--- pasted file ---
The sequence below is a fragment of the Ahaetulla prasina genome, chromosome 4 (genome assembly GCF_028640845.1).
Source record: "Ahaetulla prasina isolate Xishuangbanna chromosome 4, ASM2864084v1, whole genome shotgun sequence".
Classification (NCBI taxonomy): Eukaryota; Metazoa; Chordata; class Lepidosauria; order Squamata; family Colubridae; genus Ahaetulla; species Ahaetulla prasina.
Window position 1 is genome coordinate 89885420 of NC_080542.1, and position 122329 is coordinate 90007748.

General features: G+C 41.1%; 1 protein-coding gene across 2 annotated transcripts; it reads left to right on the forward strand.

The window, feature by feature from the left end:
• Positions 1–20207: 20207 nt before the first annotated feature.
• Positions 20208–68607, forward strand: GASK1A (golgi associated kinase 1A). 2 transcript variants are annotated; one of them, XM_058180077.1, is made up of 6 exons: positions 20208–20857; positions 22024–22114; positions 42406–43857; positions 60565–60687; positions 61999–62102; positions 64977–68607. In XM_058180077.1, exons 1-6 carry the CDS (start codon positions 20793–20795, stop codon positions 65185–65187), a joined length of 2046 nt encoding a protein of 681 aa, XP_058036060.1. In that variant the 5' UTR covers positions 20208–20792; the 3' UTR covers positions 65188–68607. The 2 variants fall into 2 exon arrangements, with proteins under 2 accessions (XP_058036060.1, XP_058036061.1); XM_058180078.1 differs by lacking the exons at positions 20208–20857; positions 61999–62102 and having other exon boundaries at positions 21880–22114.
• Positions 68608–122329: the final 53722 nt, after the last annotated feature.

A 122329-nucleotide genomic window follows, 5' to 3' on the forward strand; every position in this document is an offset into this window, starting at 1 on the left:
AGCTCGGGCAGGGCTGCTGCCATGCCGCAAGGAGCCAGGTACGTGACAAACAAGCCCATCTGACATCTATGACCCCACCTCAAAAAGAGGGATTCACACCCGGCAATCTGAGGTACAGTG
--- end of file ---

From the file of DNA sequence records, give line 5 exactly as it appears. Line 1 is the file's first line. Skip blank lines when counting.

General features: G+C 41.1%; 1 protein-coding gene across 2 annotated transcripts; it reads left to right on the forward strand.